July 19, 2022

What is BIPOC Trauma & How to Treat It

Written by Rachel Eddins

Posted in Trauma, Grief & Loss and with tags: PTSD/Trauma, racial trauma

bipoc trauma how to heal

Everyone faces potentially traumatic experiences. Some such events are universal and even common.

However, Black, Indigenous, and people of color (BIPOC) endure some unique variations on this theme. BIPOC trauma—also called racial trauma—relates to a specific kind of danger.

It could be connected to past or ongoing treatment based on prejudice and bias. This treatment ranges from relentless micro-aggressions to downright violence. When a BIPOC is a target or the witness of racial trauma, the impact can be devastating.

Like any form of complex trauma, it can leave lasting scars or even result in Post-Traumatic Stress Disorder (PTSD).

black girl worried racial trauma

The Conditions That Create BIPOC Trauma

The foundation is so normalized that it can render the outcomes invisible. But here are just a few of the daily, even hour-by-hour realities of life as a BIPOC:

  • You don’t see your race widely represented in the media, pop culture, and history books.
  • There is no guarantee that your neighbors will be friendly to you when you move onto their block.
  • When pulled over by a police officer, you cannot be sure if your skin color wasn’t the deciding factor.
  • You get asked to be a spokesperson for everyone who looks like you.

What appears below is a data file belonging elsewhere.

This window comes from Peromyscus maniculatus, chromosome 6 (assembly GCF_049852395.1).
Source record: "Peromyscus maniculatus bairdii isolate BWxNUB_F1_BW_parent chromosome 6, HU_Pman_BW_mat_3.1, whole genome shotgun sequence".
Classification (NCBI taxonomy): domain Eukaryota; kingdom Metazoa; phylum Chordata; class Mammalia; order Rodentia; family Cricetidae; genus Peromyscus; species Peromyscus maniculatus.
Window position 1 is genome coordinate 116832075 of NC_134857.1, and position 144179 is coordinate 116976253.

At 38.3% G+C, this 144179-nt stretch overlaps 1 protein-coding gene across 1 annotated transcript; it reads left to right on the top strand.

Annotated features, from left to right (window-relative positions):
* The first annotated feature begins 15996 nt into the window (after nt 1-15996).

• When you don’t get a job or a promotion or a good grade at school, there’s a lingering concern that your race played a role.
  • You get followed in a store by employees because you may be more likely to steal.
  • When you succeed, you are called “a credit to your race.”

Obviously, this is a minute sample size. But realities like this add up: day-by-day.

The impact of any one event or the cumulative effect of your day-to-day experiences is enough to create racial trauma and all its related mental health issues.

They also escalate, and that’s when threats and violence along with emotional trauma become far more possible.

black man smiling

How to Treat BIPOC Trauma

Accept the Presence of Trauma

In a society that downplays racism, you may be hesitant or even ashamed to admit what you’re feeling. But there is no shame in trauma. You’ve faced abusive behaviors, and it has impacted you. The sooner you recognize this reality, the sooner you can begin healing.

Practice Self-Care

Prioritize yourself by prioritizing your needs. Take daily care of yourself in the realms of sleep, eating, exercise, and stress management. Create a regimen and stick to it. Normalize self-care and spread the word.

Connect With Community

You are not alone. Everyone in the BIPOC community understands the struggle, and there is strength in numbers. Find ways to connect in person and online. It’s empowering to share together and heal together.

Do Work to Help Others in Need

You are not powerless. Perhaps the best way to demonstrate this fact is to take active steps to help others in your community.

Discover Success Stories

The bad news makes the headlines. But, guess what? The good news is far more plentiful. Go out of your way to discover stories and examples to soothe, inspire, and motivate you.

black woman smiling

Trauma Requires Treatment

When struggling with racial trauma, you need more than self-help steps.

You need a Houston, Montrose, or Sugar Land therapist who gets it and is ready to meet you where you are.

You need validation, coping skills, and resiliency.

If the daily grind of systemic racism has you in a place of despair and depression, trauma recovery help is available.

We invite you—urge you—to reach out to schedule a free and confidential consultation. Let’s get you started on the path of recovery. Despite BIPOC trauma, you can heal, and you can thrive again. We’re here to help you along the way.

To learn more, watch our webinar on racial trauma and how to heal.

Additional Information on our Trauma Services:

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